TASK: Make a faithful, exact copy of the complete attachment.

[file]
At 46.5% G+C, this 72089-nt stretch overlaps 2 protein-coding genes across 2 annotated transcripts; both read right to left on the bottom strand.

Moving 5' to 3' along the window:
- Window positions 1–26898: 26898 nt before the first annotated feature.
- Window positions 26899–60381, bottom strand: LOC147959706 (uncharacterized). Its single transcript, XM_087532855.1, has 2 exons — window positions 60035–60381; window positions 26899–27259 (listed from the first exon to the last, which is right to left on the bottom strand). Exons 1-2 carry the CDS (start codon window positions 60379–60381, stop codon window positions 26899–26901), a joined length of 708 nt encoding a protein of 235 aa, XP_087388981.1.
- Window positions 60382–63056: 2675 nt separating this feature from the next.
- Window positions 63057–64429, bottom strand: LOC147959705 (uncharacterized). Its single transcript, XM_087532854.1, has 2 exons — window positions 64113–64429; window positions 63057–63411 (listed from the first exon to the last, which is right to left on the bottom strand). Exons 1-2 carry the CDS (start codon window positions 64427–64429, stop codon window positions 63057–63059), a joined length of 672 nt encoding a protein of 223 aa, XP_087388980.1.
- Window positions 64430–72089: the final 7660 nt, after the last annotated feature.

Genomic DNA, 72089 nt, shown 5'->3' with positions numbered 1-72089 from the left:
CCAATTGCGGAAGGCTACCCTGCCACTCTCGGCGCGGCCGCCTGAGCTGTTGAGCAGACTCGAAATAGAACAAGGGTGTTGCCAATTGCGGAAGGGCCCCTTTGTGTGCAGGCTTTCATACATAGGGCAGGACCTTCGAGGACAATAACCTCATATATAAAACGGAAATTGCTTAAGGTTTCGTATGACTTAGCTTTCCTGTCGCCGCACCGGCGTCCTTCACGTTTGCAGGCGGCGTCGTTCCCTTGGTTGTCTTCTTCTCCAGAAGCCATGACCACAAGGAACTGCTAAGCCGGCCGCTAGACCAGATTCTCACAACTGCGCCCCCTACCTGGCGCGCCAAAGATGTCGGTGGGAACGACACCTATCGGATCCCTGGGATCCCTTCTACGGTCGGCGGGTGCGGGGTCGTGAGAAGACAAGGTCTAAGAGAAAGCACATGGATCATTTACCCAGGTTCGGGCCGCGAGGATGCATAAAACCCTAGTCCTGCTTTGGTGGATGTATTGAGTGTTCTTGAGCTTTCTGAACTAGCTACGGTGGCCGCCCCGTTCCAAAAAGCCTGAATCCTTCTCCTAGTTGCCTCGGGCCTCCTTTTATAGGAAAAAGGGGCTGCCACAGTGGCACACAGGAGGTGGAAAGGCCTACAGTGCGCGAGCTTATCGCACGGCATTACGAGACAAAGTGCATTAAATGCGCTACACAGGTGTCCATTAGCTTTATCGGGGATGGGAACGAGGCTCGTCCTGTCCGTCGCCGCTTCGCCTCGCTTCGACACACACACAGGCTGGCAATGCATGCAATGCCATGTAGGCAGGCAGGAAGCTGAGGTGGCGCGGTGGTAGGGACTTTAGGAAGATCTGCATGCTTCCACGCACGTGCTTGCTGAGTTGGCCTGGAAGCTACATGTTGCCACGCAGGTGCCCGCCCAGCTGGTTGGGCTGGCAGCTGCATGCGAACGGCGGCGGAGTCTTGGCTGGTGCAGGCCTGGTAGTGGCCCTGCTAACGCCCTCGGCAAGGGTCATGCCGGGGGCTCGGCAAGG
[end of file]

At 46.5% G+C, this 72089-nt stretch overlaps 2 protein-coding genes across 2 annotated transcripts; both read right to left on the bottom strand.

Moving 5' to 3' along the window:
- Window positions 1–26898: 26898 nt before the first annotated feature.
- Window positions 26899–60381, bottom strand: LOC147959706 (uncharacterized). Its single transcript, XM_087532855.1, has 2 exons — window positions 60035–60381; window positions 26899–27259 (listed from the first exon to the last, which is right to left on the bottom strand). Exons 1-2 carry the CDS (start codon window positions 60379–60381, stop codon window positions 26899–26901), a joined length of 708 nt encoding a protein of 235 aa, XP_087388981.1.
- Window positions 60382–63056: 2675 nt separating this feature from the next.
- Window positions 63057–64429, bottom strand: LOC147959705 (uncharacterized). Its single transcript, XM_087532854.1, has 2 exons — window positions 64113–64429; window positions 63057–63411 (listed from the first exon to the last, which is right to left on the bottom strand). Exons 1-2 carry the CDS (start codon window positions 64427–64429, stop codon window positions 63057–63059), a joined length of 672 nt encoding a protein of 223 aa, XP_087388980.1.
- Window positions 64430–72089: the final 7660 nt, after the last annotated feature.

Genomic DNA, 72089 nt, shown 5'->3' with positions numbered 1-72089 from the left:
CCAATTGCGGAAGGCTACCCTGCCACTCTCGGCGCGGCCGCCTGAGCTGTTGAGCAGACTCGAAATAGAACAAGGGTGTTGCCAATTGCGGAAGGGCCCCTTTGTGTGCAGGCTTTCATACATAGGGCAGGACCTTCGAGGACAATAACCTCATATATAAAACGGAAATTGCTTAAGGTTTCGTATGACTTAGCTTTCCTGTCGCCGCACCGGCGTCCTTCACGTTTGCAGGCGGCGTCGTTCCCTTGGTTGTCTTCTTCTCCAGAAGCCATGACCACAAGGAACTGCTAAGCCGGCCGCTAGACCAGATTCTCACAACTGCGCCCCCTACCTGGCGCGCCAAAGATGTCGGTGGGAACGACACCTATCGGATCCCTGGGATCCCTTCTACGGTCGGCGGGTGCGGGGTCGTGAGAAGACAAGGTCTAAGAGAAAGCACATGGATCATTTACCCAGGTTCGGGCCGCGAGGATGCATAAAACCCTAGTCCTGCTTTGGTGGATGTATTGAGTGTTCTTGAGCTTTCTGAACTAGCTACGGTGGCCGCCCCGTTCCAAAAAGCCTGAATCCTTCTCCTAGTTGCCTCGGGCCTCCTTTTATAGGAAAAAGGGGCTGCCACAGTGGCACACAGGAGGTGGAAAGGCCTACAGTGCGCGAGCTTATCGCACGGCATTACGAGACAAAGTGCATTAAATGCGCTACACAGGTGTCCATTAGCTTTATCGGGGATGGGAACGAGGCTCGTCCTGTCCGTCGCCGCTTCGCCTCGCTTCGACACACACACAGGCTGGCAATGCATGCAATGCCATGTAGGCAGGCAGGAAGCTGAGGTGGCGCGGTGGTAGGGACTTTAGGAAGATCTGCATGCTTCCACGCACGTGCTTGCTGAGTTGGCCTGGAAGCTACATGTTGCCACGCAGGTGCCCGCCCAGCTGGTTGGGCTGGCAGCTGCATGCGAACGGCGGCGGAGTCTTGGCTGGTGCAGGCCTGGTAGTGGCCCTGCTAACGCCCTCGGCAAGGGTCATGCCGGGGGCTCGGCAAGG